Remember that the forms are scored by experienced medical practitioners, so do not embellish your involvement in the scenario. They will know that it is unlikely that you single-handedly managed a major trauma case in accident and emergency. A frank description of the role that you actually played, and a discussion of what you learned from it, will be much more convincing. Do not be tempted to make up examples. The scorers can request verification of the claims made. It would be highly embarrassing to be caught out by such verification and it would lead to the application being thrown out.
In reality, a number of my Christian activities were my best examples. The challenge for me was to make clear that serving on the CMF committee was different to being a cell group leader.
3) fill in your own application
There are, it is rumoured, websites where you can download stock answers to the questions. You could persuade a more senior friend, colleague, or tutor to fill in the form for you. Both of these approaches are dishonest. On the purely pragmatic level, there are suggestions that anti-plagiarism software is going to be introduced. Even without using such software, experienced markers can often recognise stock answers, especially if the same answer is being used by a large number of candidates. Remember, the scorer can ask for verification of the examples given. For example, I have been asked to verify that a student actually did set up the MEDSIN branch in Norwich. Anyone who is found to have fabricated the form could be excluded from employment.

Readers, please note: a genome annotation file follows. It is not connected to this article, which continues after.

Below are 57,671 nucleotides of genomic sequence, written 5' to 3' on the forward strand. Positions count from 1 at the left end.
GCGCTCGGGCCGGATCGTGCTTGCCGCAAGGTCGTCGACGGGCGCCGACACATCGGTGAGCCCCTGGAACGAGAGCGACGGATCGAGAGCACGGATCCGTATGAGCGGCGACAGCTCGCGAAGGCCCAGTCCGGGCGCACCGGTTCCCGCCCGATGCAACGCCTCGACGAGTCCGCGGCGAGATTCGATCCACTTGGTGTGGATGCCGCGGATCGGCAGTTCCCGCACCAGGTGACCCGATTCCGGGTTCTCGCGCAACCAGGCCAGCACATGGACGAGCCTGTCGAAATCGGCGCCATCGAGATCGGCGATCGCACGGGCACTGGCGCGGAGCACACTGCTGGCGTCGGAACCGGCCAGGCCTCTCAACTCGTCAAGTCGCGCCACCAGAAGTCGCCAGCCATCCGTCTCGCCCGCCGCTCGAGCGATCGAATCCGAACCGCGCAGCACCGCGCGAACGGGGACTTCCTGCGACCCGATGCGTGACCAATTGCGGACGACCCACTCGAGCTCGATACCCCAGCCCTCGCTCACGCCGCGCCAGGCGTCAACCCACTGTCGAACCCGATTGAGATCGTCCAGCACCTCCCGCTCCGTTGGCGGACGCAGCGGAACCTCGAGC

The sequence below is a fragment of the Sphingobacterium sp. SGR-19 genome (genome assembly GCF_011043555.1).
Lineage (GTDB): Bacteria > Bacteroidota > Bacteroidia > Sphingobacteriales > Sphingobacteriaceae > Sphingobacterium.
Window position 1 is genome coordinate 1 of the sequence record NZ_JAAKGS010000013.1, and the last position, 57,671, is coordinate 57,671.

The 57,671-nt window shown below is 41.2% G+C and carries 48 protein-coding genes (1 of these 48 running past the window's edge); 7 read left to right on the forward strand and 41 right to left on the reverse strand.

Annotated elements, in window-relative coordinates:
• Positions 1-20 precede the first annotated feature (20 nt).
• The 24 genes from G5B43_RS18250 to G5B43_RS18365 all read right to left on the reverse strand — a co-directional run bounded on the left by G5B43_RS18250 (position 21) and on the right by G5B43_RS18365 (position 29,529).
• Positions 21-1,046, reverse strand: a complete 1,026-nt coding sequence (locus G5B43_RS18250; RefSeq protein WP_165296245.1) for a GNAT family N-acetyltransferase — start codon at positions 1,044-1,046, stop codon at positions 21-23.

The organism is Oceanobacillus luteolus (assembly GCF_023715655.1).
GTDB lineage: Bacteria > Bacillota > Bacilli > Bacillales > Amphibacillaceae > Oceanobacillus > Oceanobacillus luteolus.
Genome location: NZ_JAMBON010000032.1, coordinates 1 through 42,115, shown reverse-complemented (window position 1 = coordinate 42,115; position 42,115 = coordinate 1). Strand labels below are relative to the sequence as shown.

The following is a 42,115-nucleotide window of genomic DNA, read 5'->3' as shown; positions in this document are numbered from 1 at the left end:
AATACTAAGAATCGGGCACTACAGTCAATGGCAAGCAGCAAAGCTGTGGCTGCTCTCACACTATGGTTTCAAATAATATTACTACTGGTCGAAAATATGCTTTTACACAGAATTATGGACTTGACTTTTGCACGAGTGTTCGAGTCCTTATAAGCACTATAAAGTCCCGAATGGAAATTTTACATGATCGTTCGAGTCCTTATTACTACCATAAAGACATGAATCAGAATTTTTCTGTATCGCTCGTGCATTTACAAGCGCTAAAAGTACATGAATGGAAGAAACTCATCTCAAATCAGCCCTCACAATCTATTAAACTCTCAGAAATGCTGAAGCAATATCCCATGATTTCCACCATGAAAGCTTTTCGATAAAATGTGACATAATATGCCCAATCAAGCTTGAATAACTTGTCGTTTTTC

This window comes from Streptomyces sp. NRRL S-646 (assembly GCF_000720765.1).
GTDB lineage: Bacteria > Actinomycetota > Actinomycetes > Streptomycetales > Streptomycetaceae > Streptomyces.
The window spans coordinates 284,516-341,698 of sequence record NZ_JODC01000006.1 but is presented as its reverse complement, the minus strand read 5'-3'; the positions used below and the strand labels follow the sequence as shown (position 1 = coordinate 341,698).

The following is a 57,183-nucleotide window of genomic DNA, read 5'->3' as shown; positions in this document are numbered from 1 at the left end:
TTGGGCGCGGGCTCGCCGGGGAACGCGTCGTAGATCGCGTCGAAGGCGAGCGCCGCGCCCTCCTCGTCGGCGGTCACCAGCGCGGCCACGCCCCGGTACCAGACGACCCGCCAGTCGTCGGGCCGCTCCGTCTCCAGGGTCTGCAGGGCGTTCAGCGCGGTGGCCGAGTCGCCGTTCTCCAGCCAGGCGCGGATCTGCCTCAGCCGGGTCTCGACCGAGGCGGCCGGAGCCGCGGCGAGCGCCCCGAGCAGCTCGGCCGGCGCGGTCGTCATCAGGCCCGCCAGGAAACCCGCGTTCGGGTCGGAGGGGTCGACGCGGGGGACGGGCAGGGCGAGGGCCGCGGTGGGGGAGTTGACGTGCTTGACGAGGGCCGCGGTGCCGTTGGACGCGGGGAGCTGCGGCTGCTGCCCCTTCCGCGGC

I personally had to verify all my claims, in the middle of finals, so it's better to have all the written evidence you think you might need ready, in case you're asked.
4) allow time to complete the form
Successful completion of the form takes time and effort. Do not leave it until the last moment. The form can be saved and subsequently edited, so take the opportunity to reflect on what you have written before finally submitting it. However, to avoid traffic jams on the website, do submit it ahead of the deadline.
5) show your application to others
Those with an independent streak or a competitive nature may be tempted to sit down in front of the computer and dash off the application without any consultation. This is a bad plan. Getting someone else to read the application will ensure that you have made your meaning clear to a third party. There is also a strong possibility that they will recognise characteristics in you that you were unaware of and they may even be able to suggest better examples than the ones you have used. They may, of course, point out parts of answers where you have overstepped the acceptable degree of poetic licence!
a final question
Should you be open about your Christian faith in the application? We should never deny our faith, but witness is most effective when it is in context rather than contrived. In traditional CVs, it was common to have the heading 'outside interests' where one could highlight Christian activities. The current application forms ask specific questions and they are marked against fixed criteria.
It may be that your best example under a given heading will come from your Christian activities, but it is more than likely that it will not. Do not worry about this. Your Christian standing is irrelevant to the selection process. Once you get the job you will have the opportunity and the challenge to live out the Christian life in your daily activities, and to speak about it when you have earned the right by your attitude and behaviour.